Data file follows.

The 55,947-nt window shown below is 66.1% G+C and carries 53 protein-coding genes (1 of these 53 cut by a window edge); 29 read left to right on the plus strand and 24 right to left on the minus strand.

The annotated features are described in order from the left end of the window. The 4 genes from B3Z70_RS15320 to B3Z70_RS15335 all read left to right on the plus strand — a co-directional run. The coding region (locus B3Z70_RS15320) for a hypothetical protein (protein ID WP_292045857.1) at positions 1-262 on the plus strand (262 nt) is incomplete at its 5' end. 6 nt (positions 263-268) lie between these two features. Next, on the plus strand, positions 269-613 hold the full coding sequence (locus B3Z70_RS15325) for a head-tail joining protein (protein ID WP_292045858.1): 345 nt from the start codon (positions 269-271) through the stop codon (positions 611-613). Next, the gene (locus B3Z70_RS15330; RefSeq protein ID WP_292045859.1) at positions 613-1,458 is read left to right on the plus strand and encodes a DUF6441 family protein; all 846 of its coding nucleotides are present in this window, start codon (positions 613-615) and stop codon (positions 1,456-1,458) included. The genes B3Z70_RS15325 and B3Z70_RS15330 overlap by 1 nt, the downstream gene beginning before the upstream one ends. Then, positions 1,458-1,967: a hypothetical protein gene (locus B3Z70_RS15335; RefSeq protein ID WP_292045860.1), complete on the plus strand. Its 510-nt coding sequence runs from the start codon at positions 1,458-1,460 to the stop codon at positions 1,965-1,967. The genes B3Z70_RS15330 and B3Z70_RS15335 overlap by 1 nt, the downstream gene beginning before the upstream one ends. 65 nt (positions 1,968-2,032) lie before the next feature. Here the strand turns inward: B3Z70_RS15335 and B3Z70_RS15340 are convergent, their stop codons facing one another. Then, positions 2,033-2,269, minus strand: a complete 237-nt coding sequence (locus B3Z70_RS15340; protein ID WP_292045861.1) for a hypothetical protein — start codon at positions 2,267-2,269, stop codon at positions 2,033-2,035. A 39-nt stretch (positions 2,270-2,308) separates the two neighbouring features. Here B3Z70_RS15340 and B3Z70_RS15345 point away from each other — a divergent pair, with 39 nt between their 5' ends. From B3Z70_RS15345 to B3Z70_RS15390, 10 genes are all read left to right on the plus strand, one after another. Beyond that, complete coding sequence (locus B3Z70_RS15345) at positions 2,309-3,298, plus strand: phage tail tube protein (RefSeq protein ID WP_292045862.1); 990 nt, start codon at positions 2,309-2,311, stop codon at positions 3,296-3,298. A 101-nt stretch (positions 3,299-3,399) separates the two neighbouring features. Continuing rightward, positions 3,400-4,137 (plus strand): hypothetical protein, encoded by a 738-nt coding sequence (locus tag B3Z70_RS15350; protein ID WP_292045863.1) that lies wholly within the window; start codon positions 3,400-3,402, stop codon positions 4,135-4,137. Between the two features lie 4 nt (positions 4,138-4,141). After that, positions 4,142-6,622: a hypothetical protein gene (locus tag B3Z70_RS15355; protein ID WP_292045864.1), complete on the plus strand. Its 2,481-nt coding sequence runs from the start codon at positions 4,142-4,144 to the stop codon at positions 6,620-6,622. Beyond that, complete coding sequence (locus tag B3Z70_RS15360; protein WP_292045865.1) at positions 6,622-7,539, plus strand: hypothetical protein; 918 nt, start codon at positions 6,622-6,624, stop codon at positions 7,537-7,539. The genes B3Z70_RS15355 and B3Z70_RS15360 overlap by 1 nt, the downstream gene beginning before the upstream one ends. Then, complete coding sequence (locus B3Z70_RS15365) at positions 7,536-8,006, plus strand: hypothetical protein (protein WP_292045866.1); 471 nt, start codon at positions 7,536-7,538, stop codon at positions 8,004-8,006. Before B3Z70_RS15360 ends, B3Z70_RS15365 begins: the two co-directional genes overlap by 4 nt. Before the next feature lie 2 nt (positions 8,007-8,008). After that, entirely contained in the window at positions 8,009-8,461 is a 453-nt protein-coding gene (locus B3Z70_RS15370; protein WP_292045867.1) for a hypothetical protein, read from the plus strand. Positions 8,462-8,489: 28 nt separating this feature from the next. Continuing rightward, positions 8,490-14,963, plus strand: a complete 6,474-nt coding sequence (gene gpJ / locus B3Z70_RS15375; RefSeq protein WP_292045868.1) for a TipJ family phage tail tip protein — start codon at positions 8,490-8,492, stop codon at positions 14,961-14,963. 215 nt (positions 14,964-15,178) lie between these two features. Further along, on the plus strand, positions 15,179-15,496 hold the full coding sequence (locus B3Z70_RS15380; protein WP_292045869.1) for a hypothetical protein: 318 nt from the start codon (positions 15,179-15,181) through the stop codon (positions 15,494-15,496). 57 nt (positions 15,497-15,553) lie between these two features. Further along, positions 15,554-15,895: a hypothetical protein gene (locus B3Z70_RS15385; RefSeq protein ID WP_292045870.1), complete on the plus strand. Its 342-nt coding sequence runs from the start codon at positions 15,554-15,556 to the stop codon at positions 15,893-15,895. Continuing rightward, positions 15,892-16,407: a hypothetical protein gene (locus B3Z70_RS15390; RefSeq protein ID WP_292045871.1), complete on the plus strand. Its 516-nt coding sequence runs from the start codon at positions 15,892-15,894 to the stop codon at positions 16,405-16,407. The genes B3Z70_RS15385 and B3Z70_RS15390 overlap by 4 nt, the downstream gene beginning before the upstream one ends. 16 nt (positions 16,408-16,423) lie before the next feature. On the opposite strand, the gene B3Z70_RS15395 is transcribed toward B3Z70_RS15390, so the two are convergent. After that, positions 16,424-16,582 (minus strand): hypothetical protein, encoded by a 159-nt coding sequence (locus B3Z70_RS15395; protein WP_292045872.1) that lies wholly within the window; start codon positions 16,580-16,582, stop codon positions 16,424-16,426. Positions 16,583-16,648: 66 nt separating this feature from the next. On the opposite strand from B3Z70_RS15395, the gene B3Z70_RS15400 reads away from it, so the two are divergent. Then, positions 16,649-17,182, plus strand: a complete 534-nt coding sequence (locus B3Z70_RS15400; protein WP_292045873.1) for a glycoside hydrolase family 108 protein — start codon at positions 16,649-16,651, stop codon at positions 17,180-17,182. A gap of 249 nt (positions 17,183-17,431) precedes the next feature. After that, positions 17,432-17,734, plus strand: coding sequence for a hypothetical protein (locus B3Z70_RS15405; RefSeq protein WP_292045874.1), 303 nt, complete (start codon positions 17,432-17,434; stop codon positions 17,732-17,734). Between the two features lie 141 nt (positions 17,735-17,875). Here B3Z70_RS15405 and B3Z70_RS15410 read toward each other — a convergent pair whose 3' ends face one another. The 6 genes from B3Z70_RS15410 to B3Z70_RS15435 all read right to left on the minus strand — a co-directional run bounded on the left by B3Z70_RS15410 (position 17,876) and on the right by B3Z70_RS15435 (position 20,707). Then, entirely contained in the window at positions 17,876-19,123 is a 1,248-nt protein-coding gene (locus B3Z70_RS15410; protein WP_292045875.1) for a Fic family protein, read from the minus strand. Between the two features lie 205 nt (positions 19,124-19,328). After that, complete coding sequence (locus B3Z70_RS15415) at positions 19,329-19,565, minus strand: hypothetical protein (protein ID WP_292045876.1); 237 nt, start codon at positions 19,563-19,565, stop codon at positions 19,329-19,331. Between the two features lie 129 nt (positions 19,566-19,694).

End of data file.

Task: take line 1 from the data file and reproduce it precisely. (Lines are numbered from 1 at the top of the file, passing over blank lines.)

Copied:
The 55,947-nt window shown below is 66.1% G+C and carries 53 protein-coding genes (1 of these 53 cut by a window edge); 29 read left to right on the plus strand and 24 right to left on the minus strand.